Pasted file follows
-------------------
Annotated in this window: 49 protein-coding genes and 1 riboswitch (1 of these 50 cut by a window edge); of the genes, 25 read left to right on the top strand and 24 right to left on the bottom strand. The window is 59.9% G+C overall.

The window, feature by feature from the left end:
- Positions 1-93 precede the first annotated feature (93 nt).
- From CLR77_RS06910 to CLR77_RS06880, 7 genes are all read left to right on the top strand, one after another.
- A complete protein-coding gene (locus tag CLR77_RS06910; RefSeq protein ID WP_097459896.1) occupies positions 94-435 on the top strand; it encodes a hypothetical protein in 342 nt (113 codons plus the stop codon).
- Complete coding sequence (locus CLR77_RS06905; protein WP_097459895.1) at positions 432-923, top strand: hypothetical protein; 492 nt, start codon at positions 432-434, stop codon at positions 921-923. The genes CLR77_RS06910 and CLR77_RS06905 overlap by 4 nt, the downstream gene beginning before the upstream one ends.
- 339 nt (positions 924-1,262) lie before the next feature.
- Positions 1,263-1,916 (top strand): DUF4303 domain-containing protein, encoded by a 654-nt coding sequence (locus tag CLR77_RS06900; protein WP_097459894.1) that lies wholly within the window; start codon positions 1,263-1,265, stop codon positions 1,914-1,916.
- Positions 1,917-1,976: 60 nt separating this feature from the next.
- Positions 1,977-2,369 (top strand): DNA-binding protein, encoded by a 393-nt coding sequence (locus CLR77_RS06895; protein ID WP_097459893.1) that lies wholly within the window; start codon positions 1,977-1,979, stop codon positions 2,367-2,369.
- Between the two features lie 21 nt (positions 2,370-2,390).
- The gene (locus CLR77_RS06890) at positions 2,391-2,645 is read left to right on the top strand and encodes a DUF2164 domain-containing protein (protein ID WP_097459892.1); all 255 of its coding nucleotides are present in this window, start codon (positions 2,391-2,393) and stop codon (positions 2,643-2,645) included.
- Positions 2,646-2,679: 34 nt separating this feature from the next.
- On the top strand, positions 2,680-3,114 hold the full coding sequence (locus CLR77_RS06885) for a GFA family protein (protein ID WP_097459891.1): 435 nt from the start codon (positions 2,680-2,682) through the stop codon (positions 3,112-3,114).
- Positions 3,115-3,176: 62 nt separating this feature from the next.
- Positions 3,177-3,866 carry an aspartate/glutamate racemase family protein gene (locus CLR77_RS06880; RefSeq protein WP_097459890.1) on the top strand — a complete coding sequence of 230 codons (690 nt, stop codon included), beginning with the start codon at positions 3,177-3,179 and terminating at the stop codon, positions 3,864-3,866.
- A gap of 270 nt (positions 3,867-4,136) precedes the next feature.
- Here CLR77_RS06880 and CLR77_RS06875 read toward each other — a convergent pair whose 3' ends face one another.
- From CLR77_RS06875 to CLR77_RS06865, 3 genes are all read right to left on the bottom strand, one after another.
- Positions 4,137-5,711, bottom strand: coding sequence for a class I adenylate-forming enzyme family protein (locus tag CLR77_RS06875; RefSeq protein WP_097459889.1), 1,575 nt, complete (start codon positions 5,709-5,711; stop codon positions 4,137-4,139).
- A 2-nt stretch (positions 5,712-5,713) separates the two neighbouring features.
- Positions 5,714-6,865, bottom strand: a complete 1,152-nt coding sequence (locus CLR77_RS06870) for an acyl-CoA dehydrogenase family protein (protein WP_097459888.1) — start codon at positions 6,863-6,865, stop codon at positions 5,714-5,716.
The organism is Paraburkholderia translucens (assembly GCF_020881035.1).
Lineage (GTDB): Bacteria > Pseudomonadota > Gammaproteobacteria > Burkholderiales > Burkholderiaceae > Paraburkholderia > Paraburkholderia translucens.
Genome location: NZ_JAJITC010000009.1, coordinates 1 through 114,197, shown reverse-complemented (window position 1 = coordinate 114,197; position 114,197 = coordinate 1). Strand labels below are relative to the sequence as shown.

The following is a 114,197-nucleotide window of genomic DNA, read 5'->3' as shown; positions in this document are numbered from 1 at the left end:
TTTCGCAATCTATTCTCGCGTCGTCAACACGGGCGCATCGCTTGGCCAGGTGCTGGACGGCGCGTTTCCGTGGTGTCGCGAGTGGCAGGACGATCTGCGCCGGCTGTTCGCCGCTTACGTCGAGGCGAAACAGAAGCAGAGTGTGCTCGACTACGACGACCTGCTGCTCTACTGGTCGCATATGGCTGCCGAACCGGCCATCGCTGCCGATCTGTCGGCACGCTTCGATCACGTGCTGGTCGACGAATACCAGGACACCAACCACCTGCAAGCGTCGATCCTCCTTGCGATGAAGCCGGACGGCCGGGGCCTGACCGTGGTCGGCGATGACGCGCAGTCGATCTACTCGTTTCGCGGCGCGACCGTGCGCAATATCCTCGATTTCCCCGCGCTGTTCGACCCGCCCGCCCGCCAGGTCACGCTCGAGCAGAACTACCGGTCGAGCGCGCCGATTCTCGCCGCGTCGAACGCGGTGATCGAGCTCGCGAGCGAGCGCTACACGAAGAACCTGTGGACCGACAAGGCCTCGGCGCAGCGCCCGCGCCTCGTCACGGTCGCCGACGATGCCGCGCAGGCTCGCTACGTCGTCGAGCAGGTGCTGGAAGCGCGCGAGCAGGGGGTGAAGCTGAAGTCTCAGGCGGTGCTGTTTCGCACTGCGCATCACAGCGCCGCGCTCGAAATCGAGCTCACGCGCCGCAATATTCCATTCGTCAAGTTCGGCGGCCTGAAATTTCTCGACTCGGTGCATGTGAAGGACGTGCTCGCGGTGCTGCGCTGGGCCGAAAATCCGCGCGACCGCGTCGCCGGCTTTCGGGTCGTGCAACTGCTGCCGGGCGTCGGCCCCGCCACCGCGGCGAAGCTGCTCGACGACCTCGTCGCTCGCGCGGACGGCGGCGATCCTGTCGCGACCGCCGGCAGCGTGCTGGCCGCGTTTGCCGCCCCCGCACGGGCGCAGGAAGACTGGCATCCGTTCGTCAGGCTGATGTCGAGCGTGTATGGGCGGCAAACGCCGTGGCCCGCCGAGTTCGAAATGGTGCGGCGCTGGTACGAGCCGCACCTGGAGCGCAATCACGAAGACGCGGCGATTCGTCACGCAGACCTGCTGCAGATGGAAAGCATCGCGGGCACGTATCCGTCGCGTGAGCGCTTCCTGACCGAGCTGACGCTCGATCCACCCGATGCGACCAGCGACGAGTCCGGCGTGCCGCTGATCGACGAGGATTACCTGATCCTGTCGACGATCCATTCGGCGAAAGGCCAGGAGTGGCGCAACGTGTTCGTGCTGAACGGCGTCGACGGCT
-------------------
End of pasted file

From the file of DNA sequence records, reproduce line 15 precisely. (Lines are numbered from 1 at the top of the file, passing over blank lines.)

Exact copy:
- Positions 3,115-3,176: 62 nt separating this feature from the next.